Heydar Aliyev Center — Baku, Azerbaijan; photos by Iwan Baan & Helene Binet
Then when you’re inside that theme continues and … on the floor molds up into the ceiling and lights go from the floor all around. Very thin LED strip lights. You have this seamlessness, blurring the boundaries and it’s engaging. Kind of makes you go “wow.” I’ve never been, but I’ve done virtual tours and things. I never get out of the office. [laughs]
There are two ways to begin a car design.
The definition of design is ‘people who make drawings of things to explain how they work.’ To me, design is where art and science meet. I think you can approach it from either end. Sometimes, when we draw something it just looks stunning — people go, “oh we could make that work; how do we engineer it?” The other way is to come up with a complete package first and very quickly envision what the attributes are. You can approach it that way and say, “okay, can we make it look beautiful?” At McLaren, we try to do both, because … they’re all supercars. They [need impressive] downforce, feedback, grip, dynamics and needs to be beautiful. It can be brutal and functional or it can be beautiful and functional. Both can have an appeal.
The Ferrari F40
Go back to the [Ferrari] F40 in the past and … it was as aerodynamic as Ferrari could make it at the time. And I think with McLaren, the F1 was also as aerodynamic as we could make it at the time. It had a lot of great attributes — low base of screen (windshield), low cowl so you had great visibility.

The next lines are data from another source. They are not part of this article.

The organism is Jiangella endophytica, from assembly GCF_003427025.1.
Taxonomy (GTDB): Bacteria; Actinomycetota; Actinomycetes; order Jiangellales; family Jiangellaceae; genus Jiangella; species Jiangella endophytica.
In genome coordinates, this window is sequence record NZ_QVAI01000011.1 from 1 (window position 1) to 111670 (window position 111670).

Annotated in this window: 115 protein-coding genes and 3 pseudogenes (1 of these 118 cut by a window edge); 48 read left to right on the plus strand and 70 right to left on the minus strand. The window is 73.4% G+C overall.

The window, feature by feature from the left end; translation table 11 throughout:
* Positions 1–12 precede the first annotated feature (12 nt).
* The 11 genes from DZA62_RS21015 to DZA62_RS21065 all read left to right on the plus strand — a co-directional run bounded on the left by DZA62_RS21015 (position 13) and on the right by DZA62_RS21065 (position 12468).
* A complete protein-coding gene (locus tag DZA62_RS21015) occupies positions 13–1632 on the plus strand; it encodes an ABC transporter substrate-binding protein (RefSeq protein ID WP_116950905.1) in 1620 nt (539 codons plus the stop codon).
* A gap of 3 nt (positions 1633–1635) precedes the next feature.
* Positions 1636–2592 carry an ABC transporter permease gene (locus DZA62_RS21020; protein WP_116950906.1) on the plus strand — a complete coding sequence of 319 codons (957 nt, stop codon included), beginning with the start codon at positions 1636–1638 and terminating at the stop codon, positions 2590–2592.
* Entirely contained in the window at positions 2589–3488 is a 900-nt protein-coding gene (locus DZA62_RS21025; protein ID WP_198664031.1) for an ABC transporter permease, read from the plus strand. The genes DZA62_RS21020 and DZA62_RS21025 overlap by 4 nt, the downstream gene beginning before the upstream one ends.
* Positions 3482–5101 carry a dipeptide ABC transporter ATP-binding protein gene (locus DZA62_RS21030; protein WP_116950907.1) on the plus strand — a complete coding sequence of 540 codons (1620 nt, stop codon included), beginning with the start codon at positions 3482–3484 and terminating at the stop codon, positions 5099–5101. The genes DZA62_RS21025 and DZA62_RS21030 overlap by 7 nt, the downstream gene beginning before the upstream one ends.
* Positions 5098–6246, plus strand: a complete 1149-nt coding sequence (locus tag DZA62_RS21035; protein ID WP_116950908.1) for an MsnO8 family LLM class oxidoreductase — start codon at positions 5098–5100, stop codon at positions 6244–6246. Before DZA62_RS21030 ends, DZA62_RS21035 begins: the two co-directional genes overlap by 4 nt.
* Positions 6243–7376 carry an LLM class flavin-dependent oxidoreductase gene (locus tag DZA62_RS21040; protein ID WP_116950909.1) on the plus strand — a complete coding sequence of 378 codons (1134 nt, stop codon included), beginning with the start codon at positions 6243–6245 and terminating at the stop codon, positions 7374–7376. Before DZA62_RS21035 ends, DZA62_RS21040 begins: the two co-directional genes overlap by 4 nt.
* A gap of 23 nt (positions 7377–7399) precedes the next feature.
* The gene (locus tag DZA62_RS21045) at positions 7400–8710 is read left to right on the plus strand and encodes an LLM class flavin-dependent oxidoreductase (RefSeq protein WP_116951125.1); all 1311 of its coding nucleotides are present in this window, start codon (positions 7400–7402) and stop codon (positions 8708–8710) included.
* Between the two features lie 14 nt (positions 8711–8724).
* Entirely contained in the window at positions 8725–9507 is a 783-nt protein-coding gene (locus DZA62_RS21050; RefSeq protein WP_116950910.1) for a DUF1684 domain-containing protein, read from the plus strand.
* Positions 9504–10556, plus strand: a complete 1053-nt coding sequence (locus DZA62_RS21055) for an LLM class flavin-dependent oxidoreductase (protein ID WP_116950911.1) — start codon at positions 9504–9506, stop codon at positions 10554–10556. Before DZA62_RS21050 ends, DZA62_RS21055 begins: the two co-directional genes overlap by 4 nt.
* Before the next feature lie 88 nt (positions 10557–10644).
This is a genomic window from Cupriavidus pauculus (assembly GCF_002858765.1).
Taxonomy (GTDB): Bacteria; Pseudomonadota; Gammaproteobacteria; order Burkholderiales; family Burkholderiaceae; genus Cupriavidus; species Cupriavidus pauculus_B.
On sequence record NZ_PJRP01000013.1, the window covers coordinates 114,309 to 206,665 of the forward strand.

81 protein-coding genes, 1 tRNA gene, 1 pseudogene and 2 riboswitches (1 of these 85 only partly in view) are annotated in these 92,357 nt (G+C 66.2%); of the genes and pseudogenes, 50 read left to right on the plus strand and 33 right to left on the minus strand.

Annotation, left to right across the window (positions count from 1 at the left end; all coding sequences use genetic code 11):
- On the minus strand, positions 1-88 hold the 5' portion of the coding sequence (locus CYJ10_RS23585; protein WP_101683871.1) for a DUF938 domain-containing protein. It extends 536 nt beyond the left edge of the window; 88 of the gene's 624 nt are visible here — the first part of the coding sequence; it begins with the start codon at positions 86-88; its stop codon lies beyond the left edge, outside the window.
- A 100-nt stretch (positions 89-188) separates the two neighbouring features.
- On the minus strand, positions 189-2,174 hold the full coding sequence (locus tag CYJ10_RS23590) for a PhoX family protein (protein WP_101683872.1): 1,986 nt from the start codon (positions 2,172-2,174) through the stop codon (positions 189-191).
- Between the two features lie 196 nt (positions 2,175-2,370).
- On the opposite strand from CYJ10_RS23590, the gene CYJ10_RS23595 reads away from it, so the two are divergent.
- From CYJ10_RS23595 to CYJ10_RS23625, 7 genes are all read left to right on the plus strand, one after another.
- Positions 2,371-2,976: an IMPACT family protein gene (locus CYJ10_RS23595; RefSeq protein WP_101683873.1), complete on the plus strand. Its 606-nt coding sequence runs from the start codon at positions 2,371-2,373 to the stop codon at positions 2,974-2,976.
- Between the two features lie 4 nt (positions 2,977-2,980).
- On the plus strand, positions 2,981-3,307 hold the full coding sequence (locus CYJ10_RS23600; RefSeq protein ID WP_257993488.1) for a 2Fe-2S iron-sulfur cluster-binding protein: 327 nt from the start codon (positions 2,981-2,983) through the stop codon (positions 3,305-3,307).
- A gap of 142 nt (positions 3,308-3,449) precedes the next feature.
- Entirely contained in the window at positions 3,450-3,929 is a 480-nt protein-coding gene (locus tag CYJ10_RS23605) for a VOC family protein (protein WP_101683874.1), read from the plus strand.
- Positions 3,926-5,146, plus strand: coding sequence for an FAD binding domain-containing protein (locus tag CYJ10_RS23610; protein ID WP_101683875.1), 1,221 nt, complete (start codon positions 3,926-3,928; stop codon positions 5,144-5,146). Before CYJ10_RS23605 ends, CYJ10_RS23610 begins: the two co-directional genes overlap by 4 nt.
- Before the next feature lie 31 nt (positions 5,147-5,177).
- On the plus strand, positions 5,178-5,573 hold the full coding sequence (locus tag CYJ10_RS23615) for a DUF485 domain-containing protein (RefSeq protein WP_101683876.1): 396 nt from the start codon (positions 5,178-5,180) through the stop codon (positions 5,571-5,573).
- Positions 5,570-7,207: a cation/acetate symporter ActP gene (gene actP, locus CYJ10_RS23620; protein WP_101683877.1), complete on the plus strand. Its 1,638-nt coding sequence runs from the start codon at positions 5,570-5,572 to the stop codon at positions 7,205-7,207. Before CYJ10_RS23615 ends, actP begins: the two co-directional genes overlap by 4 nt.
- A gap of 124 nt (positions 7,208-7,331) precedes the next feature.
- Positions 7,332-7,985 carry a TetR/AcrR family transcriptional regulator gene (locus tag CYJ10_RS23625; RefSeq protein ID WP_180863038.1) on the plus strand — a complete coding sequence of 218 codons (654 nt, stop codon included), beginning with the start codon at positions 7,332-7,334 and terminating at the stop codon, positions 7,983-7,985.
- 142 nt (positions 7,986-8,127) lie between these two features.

So you can approach it from either side. Again, we’re trying to blur the boundaries. We don’t want to be a silo of “well, this is a beautiful drawing,” because to me that’s styling — [then] we’re just drawing shapes. We could do some ergonomic studies; a lot of the design studios will have an ergonomist to engineer some aero. But at McLaren we work so close together – we literally sit next to the engineers. It’s far more holistic.
Aerodynamics dictate that McLaren radiators are oriented sideways. Isn’t that inefficient?
You need a lot of air. Ideally, I’d have [the radiator] positioned perpendicularly to the airflow; direct into the airflow. As a designer you want it to be efficient, simpler but better. Any opportunity to square them up, we say, “let’s do it if it’s more efficient.”
The McLaren Senna GTR Concept; photo by Nick Caruso
If you break it down into two parts, one is ‘where do you start in terms of design thinking’? They can come from either way: a measured approach or an artistic approach. Then there’s ‘where does is start in terms of a toolset’? If we’re going to start in the studio, ideally we’d have a basic package: does [the car] have two people? Does it need one seat? Three seats? We can do that with studio engineers.
The McLaren design studio is extremely advanced, right?
The latest technology we’ve gotten in is being installed as we speak: the VR headset. [That technology] has] been in the news for years now. But what we’re doing differently is we’ve developed a tool that’s just for McLaren. The question was ‘how do you redefine what a designer’s desk should be for this day and age’? You’ve got a headset on your desk.
The McLaren Senna; photo by McLaren Automotive
Ultimately, we need to get from an idea to a surface. Where we’re really strong too is that intuition. My aim is to give everyone the tools to maximize creativity.
You plug yourself in, and get the engineering package in 3D in real time. [You can see] every nut and bolt; you can go all the way down through the steering column if you wanted to. In the old days, we’d do a tape drawing. [In VR] you can sketch, build up the center lines, curves and sections of the car. Then click and go full size and stand outside, looking at the car full size then go back down to the scale model. I’m just in my little world.